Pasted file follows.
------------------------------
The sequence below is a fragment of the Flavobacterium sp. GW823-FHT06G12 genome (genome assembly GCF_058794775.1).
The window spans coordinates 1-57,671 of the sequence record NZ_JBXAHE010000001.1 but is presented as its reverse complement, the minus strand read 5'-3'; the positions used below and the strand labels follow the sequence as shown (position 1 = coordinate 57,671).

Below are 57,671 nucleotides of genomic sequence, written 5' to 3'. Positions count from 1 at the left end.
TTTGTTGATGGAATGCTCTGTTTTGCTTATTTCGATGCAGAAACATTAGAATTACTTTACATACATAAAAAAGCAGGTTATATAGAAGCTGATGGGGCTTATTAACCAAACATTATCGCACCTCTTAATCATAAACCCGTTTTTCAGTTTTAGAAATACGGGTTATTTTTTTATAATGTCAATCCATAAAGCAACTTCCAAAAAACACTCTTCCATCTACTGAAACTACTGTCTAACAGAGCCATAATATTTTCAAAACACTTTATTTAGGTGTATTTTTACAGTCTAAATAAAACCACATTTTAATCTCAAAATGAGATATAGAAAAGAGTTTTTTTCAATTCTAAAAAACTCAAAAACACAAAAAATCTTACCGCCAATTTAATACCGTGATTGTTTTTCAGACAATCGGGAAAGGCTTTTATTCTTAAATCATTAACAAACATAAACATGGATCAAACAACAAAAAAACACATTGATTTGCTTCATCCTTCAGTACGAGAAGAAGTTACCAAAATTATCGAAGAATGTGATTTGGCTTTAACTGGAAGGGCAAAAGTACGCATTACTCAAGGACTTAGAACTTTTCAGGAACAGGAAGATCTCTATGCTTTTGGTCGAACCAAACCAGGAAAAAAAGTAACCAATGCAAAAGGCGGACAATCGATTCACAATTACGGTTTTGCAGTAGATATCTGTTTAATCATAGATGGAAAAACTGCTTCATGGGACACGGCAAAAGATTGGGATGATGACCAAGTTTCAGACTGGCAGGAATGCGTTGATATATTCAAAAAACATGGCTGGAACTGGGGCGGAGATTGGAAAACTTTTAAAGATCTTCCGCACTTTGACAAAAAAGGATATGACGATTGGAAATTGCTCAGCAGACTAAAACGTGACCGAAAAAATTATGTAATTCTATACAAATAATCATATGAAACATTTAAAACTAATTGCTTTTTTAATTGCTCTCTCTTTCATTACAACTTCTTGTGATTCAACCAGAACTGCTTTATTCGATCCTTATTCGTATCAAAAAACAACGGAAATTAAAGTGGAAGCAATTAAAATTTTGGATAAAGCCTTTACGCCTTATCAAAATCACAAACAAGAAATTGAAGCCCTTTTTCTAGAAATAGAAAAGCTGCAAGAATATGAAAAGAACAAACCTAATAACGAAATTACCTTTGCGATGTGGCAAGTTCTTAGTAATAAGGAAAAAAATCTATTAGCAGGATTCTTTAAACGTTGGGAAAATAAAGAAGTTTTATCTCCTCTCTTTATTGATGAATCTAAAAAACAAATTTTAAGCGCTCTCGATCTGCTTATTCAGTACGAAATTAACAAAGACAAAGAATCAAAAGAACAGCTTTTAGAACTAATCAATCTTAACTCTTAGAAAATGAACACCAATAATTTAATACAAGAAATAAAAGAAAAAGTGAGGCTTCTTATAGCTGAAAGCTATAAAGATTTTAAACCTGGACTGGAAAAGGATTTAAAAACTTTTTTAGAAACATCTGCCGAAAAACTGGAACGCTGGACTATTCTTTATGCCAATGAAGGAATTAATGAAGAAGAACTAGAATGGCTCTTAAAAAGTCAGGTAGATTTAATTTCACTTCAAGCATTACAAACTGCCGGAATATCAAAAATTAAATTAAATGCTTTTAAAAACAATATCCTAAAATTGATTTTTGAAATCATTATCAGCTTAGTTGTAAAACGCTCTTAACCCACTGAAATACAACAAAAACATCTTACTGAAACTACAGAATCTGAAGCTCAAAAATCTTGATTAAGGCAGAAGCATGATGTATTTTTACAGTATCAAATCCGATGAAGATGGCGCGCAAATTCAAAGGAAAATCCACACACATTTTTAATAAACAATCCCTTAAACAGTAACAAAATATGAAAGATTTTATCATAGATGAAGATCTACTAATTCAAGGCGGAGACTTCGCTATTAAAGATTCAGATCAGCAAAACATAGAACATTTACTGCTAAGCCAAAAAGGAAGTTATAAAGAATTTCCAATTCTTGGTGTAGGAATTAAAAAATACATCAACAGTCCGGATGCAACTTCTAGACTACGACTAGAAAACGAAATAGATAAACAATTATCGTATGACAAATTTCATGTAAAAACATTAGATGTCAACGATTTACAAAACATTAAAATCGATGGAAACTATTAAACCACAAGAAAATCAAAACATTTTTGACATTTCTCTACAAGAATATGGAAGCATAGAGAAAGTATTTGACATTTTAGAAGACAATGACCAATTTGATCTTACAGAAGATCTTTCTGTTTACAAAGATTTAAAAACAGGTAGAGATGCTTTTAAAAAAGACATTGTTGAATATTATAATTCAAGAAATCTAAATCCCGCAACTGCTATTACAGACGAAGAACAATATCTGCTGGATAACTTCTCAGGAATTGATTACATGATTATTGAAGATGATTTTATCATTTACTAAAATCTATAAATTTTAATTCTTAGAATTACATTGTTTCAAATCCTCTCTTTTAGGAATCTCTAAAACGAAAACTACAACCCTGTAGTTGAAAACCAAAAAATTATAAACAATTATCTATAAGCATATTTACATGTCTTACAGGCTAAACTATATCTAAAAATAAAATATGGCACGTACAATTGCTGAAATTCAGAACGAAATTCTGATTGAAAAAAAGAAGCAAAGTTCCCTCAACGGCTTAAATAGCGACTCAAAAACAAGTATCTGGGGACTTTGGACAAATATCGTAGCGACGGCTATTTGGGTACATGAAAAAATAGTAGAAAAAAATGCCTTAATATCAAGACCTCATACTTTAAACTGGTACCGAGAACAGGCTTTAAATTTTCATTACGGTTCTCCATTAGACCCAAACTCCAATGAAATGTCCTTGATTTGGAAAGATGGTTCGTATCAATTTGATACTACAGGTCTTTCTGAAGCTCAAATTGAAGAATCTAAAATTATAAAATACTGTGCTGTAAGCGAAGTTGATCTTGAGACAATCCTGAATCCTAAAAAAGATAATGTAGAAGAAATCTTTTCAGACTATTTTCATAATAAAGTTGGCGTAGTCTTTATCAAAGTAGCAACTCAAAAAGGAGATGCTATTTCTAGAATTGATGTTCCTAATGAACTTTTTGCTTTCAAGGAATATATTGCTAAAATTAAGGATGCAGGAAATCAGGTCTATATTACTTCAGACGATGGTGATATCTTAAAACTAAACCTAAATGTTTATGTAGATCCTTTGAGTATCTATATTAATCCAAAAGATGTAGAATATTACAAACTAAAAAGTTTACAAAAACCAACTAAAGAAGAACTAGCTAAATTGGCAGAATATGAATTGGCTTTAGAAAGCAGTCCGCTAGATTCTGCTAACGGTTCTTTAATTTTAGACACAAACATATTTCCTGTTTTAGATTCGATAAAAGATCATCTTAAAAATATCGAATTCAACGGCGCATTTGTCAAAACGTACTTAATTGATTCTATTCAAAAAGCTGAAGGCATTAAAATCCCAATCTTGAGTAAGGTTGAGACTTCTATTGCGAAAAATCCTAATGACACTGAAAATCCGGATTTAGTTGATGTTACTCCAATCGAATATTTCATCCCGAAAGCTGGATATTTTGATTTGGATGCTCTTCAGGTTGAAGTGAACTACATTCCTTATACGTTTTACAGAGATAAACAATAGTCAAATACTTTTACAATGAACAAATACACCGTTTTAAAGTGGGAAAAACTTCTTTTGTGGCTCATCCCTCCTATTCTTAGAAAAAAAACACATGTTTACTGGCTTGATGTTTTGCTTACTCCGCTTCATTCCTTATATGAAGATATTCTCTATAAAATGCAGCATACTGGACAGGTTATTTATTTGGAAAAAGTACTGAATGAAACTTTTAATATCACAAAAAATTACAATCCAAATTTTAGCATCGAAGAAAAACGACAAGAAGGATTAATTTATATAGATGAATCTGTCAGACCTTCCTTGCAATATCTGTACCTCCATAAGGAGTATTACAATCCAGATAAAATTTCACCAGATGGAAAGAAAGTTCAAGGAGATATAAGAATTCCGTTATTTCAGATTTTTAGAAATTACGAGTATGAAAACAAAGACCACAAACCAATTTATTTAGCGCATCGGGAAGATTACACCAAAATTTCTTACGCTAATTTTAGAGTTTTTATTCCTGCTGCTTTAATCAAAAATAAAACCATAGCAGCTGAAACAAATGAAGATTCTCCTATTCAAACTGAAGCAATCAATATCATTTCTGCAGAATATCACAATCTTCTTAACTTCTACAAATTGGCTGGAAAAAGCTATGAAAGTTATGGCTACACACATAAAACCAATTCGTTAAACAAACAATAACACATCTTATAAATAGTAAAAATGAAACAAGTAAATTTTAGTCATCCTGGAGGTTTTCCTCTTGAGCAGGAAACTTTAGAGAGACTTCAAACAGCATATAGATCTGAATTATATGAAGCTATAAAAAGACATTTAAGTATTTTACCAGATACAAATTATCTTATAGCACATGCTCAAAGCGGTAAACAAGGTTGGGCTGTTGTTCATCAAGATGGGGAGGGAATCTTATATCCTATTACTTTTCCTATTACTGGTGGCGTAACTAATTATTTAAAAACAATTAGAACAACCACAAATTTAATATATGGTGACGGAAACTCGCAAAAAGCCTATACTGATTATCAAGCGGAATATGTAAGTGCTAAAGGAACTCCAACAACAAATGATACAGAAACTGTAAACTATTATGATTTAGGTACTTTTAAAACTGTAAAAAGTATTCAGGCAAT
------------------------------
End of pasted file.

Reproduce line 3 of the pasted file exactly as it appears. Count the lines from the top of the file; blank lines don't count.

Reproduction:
Below are 57,671 nucleotides of genomic sequence, written 5' to 3'. Positions count from 1 at the left end.